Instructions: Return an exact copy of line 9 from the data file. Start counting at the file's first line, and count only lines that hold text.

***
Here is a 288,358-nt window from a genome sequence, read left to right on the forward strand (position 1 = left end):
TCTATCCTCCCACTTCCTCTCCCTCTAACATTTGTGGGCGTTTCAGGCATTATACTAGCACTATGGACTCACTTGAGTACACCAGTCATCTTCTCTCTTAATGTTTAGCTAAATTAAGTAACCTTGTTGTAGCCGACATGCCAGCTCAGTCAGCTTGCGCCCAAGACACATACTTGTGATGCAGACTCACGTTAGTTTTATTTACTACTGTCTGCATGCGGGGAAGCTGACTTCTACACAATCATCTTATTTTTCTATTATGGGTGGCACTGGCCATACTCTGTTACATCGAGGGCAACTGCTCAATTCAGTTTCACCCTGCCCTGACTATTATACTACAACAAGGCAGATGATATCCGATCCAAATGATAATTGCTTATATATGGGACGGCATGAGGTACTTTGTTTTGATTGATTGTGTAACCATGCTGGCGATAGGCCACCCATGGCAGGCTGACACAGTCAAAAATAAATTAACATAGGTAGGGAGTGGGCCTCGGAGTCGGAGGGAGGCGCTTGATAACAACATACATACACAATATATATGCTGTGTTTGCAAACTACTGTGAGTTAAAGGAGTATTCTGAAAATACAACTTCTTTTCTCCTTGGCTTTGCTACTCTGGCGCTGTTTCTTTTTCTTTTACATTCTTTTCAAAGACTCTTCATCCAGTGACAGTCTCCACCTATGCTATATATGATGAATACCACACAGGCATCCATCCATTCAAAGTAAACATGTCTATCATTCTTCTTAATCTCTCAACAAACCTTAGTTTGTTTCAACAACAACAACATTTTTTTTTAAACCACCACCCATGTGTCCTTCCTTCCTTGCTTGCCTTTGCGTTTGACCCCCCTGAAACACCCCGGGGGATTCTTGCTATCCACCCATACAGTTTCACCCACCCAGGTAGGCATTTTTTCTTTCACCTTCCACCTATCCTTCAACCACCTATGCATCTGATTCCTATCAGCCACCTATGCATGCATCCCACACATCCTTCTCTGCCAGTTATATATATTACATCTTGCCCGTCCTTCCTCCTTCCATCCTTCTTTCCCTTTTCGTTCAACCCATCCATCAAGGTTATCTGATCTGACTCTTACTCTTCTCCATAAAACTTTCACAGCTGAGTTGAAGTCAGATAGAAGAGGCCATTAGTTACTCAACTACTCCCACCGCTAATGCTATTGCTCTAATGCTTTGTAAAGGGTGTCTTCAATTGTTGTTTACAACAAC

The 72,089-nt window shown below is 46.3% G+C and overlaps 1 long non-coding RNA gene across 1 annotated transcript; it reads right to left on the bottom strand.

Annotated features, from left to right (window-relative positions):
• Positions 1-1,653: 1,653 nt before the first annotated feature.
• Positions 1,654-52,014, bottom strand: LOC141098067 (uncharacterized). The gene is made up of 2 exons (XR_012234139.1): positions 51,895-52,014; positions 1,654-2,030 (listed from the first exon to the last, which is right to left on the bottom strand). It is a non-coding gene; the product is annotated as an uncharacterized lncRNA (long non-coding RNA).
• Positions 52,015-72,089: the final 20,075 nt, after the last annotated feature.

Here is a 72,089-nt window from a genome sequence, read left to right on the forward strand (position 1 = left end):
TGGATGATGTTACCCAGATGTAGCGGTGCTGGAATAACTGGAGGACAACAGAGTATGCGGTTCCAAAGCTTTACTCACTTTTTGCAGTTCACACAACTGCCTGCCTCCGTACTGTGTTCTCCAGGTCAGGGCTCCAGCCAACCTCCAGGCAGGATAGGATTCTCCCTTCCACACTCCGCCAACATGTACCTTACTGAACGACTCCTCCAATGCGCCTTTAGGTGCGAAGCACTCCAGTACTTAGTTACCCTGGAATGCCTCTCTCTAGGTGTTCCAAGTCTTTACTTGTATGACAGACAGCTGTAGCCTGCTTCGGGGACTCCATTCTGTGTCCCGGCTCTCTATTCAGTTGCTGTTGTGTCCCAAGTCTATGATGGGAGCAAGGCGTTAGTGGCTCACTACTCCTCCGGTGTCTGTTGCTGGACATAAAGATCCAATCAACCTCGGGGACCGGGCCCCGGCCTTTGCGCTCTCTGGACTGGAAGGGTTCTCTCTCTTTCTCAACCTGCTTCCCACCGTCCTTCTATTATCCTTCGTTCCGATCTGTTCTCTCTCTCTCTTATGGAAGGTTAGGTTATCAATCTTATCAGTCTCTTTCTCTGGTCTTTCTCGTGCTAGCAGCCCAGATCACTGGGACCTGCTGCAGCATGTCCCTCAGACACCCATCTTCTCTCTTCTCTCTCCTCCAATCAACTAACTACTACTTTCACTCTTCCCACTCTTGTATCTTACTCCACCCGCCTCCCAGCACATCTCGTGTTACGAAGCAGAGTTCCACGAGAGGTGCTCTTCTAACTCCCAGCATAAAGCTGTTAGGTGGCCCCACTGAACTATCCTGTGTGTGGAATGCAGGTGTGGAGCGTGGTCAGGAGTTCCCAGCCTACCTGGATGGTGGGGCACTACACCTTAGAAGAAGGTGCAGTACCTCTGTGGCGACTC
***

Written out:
TGGATGATGTTACCCAGATGTAGCGGTGCTGGAATAACTGGAGGACAACAGAGTATGCGGTTCCAAAGCTTTACTCACTTTTTGCAGTTCACACAACTGCCTGCCTCCGTACTGTGTTCTCCAGGTCAGGGCTCCAGCCAACCTCCAGGCAGGATAGGATTCTCCCTTCCACACTCCGCCAACATGTACCTTACTGAACGACTCCTCCAATGCGCCTTTAGGTGCGAAGCACTCCAGTACTTAGTTACCCTGGAATGCCTCTCTCTAGGTGTTCCAAGTCTTTACTTGTATGACAGACAGCTGTAGCCTGCTTCGGGGACTCCATTCTGTGTCCCGGCTCTCTATTCAGTTGCTGTTGTGTCCCAAGTCTATGATGGGAGCAAGGCGTTAGTGGCTCACTACTCCTCCGGTGTCTGTTGCTGGACATAAAGATCCAATCAACCTCGGGGACCGGGCCCCGGCCTTTGCGCTCTCTGGACTGGAAGGGTTCTCTCTCTTTCTCAACCTGCTTCCCACCGTCCTTCTATTATCCTTCGTTCCGATCTGTTCTCTCTCTCTCTTATGGAAGGTTAGGTTATCAATCTTATCAGTCTCTTTCTCTGGTCTTTCTCGTGCTAGCAGCCCAGATCACTGGGACCTGCTGCAGCATGTCCCTCAGACACCCATCTTCTCTCTTCTCTCTCCTCCAATCAACTAACTACTACTTTCACTCTTCCCACTCTTGTATCTTACTCCACCCGCCTCCCAGCACATCTCGTGTTACGAAGCAGAGTTCCACGAGAGGTGCTCTTCTAACTCCCAGCATAAAGCTGTTAGGTGGCCCCACTGAACTATCCTGTGTGTGGAATGCAGGTGTGGAGCGTGGTCAGGAGTTCCCAGCCTACCTGGATGGTGGGGCACTACACCTTAGAAGAAGGTGCAGTACCTCTGTGGCGACTC